Your business is finally moving. You and your partners incorporated your company, the website is live and your first customers are rolling in. You’re worrying about inbound and outbound marketing, loans, hiring employees, and most importantly, growth. Everything feels great and you’re running on adrenaline.
The next thing you should do? Very few people would answer, “sign a shareholders agreement.” But this is exactly what your next step should be. Why? Read below to learn more.
First, what is a shareholders agreement? A shareholders agreement is an agreement between the owners of a company. It sets the rules of your company and the expectations of each owner, including the management of the company, restrictions on the selling of shares, and the process for resolving disputes.
So, why does your startup or small business need a shareholders agreement? Here are four good reasons.
1) It’s a roadmap for when disagreements arise
Insurmountable disagreements between owners occur more frequently than you think. Some estimate 62% of startups fail due to shareholder conflict. No matter the actual percentage, conflicts and disagreements are inevitable in a small business and you need to decide how these issues will be resolved productively.
One way to ensure there is a fair and transparent way of dealing with conflict is a carefully drafted shareholders agreement. It provides a road map for when disagreements arise, giving answers to questions like:
- What happens if one shareholder wants out?
- Can one shareholder buyout another?
The best time to set a road map for how to deal with disputes is at the earliest possible time — when your team is on the same page.
One of the most common (and important) dispute resolution mechanisms found in a shareholders agreement is a buy-sell provision, also called a “shotgun clause”. It is a simple and common mechanism that resolves deadlocks and allows shareholders to go back to focusing on their company. The most common and unfortunate alternatives if no buy-sell provision exists are the dissolution of the company or litigation.
2) Unanimous Approval on Important Issues
It is common for owners of a small business to hold different share percentages. The result is that the majority shareholders are able to force issues and make decisions for the business that are not necessarily in the minority shareholders’ interests.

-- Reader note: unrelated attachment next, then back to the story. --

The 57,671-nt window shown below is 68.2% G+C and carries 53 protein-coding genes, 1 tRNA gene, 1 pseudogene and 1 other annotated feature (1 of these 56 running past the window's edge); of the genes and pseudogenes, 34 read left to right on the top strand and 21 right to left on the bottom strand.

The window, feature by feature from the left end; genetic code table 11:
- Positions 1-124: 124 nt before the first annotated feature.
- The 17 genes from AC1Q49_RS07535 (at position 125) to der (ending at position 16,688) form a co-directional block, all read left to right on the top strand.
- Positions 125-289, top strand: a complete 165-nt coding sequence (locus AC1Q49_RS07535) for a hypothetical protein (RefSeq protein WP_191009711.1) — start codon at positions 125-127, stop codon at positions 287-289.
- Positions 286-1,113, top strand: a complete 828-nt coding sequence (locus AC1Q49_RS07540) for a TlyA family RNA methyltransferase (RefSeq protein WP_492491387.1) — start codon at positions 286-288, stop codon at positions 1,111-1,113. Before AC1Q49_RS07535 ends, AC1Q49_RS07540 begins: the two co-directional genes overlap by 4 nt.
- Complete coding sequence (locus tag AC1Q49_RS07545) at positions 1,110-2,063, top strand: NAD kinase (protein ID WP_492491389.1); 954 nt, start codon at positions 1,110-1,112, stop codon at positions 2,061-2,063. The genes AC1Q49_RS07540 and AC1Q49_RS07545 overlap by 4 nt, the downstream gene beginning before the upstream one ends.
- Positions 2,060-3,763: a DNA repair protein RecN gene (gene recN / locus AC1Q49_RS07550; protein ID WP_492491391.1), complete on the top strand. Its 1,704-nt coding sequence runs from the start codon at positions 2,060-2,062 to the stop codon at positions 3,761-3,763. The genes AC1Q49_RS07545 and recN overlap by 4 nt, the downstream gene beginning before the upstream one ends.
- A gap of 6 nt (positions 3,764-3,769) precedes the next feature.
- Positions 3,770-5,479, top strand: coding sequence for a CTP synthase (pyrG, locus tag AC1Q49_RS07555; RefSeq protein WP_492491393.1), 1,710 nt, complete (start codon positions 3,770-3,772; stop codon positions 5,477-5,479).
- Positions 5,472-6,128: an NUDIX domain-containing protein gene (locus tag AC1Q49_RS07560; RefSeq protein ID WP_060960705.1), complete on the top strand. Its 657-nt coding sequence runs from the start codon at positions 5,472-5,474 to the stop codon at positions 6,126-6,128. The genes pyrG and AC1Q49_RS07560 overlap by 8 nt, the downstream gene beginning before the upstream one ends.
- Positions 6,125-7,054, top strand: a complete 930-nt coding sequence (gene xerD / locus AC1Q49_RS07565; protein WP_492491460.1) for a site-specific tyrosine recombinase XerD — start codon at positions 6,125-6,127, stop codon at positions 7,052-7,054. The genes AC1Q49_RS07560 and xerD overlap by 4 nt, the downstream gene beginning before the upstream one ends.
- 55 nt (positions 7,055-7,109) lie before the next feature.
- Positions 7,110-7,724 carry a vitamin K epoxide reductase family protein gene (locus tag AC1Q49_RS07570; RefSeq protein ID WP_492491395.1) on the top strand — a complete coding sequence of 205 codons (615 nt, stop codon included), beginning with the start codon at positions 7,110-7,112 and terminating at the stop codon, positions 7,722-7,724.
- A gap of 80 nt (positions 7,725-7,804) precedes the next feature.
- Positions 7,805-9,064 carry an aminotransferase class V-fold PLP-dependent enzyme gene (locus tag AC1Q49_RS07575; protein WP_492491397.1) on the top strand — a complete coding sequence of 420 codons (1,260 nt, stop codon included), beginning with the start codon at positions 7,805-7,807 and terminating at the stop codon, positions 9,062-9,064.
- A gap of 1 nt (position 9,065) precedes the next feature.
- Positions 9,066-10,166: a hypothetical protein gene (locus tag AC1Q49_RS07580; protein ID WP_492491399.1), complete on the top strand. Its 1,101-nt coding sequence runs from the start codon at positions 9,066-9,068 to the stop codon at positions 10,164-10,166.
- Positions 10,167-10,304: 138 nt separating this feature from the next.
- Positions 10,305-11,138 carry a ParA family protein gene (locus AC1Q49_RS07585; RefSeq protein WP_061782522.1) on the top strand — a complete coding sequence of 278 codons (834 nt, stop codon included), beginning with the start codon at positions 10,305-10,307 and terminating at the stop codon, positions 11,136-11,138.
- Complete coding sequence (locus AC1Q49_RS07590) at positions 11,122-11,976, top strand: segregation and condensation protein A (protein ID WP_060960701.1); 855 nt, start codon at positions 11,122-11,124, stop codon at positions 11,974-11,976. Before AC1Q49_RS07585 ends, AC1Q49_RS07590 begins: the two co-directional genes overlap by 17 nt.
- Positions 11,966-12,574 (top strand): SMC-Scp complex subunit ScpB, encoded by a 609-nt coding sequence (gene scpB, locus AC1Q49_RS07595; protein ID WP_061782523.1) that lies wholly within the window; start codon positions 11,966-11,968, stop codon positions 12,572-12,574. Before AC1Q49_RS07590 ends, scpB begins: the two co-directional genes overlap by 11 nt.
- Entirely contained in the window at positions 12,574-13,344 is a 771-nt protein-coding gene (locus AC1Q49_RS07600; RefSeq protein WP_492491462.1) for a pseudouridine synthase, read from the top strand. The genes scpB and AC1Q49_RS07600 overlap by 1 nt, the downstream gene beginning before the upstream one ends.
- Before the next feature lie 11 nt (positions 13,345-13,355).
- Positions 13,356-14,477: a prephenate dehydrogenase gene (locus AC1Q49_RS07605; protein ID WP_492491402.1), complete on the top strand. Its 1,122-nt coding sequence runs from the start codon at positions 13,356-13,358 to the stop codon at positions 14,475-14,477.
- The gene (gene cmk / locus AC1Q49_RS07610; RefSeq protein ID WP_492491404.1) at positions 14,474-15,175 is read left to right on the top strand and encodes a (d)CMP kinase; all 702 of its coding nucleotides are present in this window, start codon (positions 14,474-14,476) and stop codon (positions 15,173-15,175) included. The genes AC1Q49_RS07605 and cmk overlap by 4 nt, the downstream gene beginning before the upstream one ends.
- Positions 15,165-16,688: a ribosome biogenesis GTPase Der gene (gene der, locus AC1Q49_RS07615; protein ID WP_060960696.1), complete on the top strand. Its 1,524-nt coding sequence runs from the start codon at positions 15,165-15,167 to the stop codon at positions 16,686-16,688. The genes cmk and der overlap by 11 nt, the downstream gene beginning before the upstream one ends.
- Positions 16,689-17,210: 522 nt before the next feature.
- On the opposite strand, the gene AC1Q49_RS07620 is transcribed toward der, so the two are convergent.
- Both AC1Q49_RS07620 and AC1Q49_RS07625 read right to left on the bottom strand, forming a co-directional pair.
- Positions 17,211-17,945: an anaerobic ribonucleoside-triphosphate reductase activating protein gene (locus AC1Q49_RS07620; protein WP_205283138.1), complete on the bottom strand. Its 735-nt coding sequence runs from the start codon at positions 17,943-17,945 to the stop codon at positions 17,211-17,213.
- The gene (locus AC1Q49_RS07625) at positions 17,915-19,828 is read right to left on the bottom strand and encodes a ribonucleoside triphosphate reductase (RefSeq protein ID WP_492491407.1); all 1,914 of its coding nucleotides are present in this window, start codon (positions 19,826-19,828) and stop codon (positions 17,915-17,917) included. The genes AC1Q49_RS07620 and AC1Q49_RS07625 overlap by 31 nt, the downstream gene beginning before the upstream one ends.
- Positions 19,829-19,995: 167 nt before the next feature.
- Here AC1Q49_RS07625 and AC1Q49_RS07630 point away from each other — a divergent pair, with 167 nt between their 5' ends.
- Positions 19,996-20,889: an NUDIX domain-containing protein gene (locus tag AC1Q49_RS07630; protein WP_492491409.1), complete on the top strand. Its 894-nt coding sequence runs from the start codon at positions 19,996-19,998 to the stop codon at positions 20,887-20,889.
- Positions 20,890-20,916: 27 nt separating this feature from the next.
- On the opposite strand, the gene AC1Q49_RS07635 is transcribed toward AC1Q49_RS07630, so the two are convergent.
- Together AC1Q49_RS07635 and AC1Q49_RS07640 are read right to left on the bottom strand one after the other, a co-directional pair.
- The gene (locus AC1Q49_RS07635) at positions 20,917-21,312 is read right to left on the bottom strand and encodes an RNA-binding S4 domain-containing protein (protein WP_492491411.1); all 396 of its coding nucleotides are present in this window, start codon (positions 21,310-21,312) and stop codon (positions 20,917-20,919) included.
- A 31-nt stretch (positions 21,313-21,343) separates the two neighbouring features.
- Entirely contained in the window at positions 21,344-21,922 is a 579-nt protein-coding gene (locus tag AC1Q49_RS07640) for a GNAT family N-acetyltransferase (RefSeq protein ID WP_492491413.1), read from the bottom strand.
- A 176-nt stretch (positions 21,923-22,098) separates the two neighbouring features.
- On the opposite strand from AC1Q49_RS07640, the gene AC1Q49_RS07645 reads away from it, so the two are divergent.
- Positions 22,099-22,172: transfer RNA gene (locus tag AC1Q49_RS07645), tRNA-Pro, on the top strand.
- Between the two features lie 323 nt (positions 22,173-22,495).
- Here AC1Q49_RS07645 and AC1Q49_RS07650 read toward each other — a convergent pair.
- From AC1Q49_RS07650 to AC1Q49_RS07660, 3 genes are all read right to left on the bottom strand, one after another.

To avoid anyone abusing their power in a company, a shareholders agreement can put everyone on equal footing by giving minority shareholders a voice on important issues.
This is why shareholders agreements often identify specific items that require unanimous shareholder approval. Common topics requiring unanimous approval include: entering into loan agreements, election of directors and cash contributions from shareholders.
3) Share Transfer Restrictions
Companies start small for a reason. Small businesses need to gauge their growth and react strategically. But starting small means that the removal or addition of any team member can have a huge impact on the entire organization.
Without a specific provision in a shareholders agreement or articles of incorporation, the law allows for you, as a shareholder, to transfer your shares freely to anybody you choose.
This can be an unwelcome surprise for the other early-shareholders, so shareholders agreements often impose restrictions on the transfer of shares. Restrictions usually require all shareholders to agree before your can sell your shares. Or, at a minimum, other shareholders get the first opportunity to buy your shares when you depart.
The best thing about shareholders agreement is they can be crafted to fit each business’s specific needs. They’re flexible, just like your business.
For example, shareholders agreements can include many other provisions, including shareholder financing provisions, share vesting provisions, non-compete clauses for departing shareholders, mechanisms to value the business and provisions dealing with dividends.
The other benefit of shareholders agreements is that the process of discussing shareholder issues is beneficial to your team. These discussions will force your team to have an open and honest dialogue. Your team will come out feeling stronger and on the same path, knowing that if a conflict arises the hard work has already been completed.
Remember, an ounce of prevention is worth a pound of cure. Spending time and a minimal amount of money on a well thought-out and carefully drafted shareholders agreement will allow you and your team to focus on what you do best: growing your company.
Derek Hopfner is a lawyer and the co-founder of Law Scout (www.lawscout.ca).
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